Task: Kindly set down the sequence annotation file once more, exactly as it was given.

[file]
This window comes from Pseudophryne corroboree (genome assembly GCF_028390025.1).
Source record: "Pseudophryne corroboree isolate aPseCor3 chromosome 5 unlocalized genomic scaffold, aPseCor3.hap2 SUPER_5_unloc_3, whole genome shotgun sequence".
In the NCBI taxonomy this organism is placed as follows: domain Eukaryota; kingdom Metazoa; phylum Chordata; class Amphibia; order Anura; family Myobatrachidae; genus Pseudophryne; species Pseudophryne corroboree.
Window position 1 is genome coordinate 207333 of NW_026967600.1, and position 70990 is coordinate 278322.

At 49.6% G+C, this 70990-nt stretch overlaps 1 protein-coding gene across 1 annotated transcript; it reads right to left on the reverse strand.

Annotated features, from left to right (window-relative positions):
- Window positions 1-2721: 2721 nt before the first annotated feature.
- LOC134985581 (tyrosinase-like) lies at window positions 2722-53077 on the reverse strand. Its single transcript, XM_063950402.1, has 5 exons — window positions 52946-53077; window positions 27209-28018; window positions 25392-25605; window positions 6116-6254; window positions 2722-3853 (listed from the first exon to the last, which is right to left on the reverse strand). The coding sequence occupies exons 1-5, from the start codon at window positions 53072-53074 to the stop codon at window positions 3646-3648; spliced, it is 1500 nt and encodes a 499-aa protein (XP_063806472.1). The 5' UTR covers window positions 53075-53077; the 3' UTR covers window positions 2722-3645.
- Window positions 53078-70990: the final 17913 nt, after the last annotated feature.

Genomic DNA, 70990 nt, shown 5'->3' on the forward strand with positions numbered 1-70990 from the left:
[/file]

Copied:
This window comes from Pseudophryne corroboree (genome assembly GCF_028390025.1).
Source record: "Pseudophryne corroboree isolate aPseCor3 chromosome 5 unlocalized genomic scaffold, aPseCor3.hap2 SUPER_5_unloc_3, whole genome shotgun sequence".
In the NCBI taxonomy this organism is placed as follows: domain Eukaryota; kingdom Metazoa; phylum Chordata; class Amphibia; order Anura; family Myobatrachidae; genus Pseudophryne; species Pseudophryne corroboree.
Window position 1 is genome coordinate 207333 of NW_026967600.1, and position 70990 is coordinate 278322.

At 49.6% G+C, this 70990-nt stretch overlaps 1 protein-coding gene across 1 annotated transcript; it reads right to left on the reverse strand.

Annotated features, from left to right (window-relative positions):
- Window positions 1-2721: 2721 nt before the first annotated feature.
- LOC134985581 (tyrosinase-like) lies at window positions 2722-53077 on the reverse strand. Its single transcript, XM_063950402.1, has 5 exons — window positions 52946-53077; window positions 27209-28018; window positions 25392-25605; window positions 6116-6254; window positions 2722-3853 (listed from the first exon to the last, which is right to left on the reverse strand). The coding sequence occupies exons 1-5, from the start codon at window positions 53072-53074 to the stop codon at window positions 3646-3648; spliced, it is 1500 nt and encodes a 499-aa protein (XP_063806472.1). The 5' UTR covers window positions 53075-53077; the 3' UTR covers window positions 2722-3645.
- Window positions 53078-70990: the final 17913 nt, after the last annotated feature.

Genomic DNA, 70990 nt, shown 5'->3' on the forward strand with positions numbered 1-70990 from the left: